Option 2: Bachelor’s Degree in Nursing
Earning a Bachelor of Science Degree in Nursing (BS/BSN) involves attending a college or university for a minimum of four years. As part of the BSN training, you are preparing to work in the nursing field across all healthcare settings.
Courses along this degree path focus on psychology, chemistry, anatomy, physiology, adult acute care, chronic diseases, and pediatrics, along with nursing theory and behavioral sciences, according to the American Nurses Association.
Option 3: Graduate and Doctorate-Level Nursing Degrees
Graduate-level nursing degrees are the highest degrees you can earn in this field of study. Subsequently, they require more training and more time to complete than an Associate’s or Bachelor’s Degree. The most common post-graduate degree programs are:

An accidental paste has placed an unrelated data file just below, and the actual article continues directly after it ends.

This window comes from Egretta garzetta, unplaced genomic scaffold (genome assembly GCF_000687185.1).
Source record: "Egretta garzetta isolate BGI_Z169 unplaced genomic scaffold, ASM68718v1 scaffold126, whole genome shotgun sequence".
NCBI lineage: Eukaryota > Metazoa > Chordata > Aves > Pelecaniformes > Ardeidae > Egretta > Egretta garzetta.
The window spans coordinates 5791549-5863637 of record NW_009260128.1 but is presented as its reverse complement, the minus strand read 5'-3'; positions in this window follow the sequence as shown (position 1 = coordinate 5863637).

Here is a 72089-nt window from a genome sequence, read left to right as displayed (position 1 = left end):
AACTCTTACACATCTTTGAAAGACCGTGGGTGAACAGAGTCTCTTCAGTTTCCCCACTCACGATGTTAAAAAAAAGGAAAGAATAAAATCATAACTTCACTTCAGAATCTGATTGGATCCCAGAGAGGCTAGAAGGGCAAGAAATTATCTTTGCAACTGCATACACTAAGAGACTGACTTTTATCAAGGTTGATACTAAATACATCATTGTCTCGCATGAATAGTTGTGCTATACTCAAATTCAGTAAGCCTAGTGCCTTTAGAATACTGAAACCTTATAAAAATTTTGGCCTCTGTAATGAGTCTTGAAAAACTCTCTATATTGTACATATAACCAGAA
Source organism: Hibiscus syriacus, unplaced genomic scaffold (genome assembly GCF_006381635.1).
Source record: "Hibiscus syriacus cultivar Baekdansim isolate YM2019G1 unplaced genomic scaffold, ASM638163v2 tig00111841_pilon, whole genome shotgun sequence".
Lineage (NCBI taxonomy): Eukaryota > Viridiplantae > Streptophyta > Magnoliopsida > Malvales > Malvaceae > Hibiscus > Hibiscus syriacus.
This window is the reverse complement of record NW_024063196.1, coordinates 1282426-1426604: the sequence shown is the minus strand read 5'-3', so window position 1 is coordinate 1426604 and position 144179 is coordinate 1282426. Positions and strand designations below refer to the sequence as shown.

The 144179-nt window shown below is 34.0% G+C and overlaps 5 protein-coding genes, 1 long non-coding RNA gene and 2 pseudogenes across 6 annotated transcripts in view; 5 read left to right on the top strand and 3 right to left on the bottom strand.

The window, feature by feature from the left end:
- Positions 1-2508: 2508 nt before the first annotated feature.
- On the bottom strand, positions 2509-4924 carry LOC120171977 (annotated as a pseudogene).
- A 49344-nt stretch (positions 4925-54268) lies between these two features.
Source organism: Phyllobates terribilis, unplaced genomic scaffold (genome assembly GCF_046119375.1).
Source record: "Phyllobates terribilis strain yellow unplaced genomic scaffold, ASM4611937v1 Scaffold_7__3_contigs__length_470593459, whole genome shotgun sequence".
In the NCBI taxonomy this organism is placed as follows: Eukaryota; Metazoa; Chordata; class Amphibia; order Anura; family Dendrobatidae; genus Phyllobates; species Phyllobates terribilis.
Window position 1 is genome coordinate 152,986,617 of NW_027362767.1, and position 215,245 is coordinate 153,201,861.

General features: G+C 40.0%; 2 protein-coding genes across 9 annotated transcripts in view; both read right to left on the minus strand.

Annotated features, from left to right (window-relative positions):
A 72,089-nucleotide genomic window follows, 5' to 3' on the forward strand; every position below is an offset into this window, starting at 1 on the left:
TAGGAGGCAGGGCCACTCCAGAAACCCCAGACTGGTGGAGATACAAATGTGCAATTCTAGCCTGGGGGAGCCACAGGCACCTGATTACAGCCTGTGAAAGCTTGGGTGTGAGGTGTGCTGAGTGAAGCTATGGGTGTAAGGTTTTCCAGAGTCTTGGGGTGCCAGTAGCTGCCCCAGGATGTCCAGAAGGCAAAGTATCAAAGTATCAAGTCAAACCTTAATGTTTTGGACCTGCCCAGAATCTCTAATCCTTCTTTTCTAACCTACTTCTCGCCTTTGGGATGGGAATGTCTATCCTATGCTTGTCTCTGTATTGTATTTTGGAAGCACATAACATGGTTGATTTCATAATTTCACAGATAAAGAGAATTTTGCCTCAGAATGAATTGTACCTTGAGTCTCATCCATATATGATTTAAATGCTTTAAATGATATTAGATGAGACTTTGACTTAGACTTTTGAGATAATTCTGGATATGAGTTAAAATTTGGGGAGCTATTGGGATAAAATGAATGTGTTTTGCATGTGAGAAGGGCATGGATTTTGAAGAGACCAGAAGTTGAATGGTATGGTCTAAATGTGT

Master of Science in Nursing (MSN)
This degree typically takes an additional two years on top of a BSN to complete and prepare aspiring advanced practice nurses, nurse administrators, and nurse educators.
Advanced Practice Registered Nurse (APRN)
Once you have completed an MSN program, you can from there become an advanced practitioner. These nurses are RN’s who are allowed to function independently under the supervision of a medical doctor to perform more elaborate functions. They can prescribe medications, order and interpret laboratory values and can provide referrals to other MD specialists.
Doctor of Nursing Practice (DNP)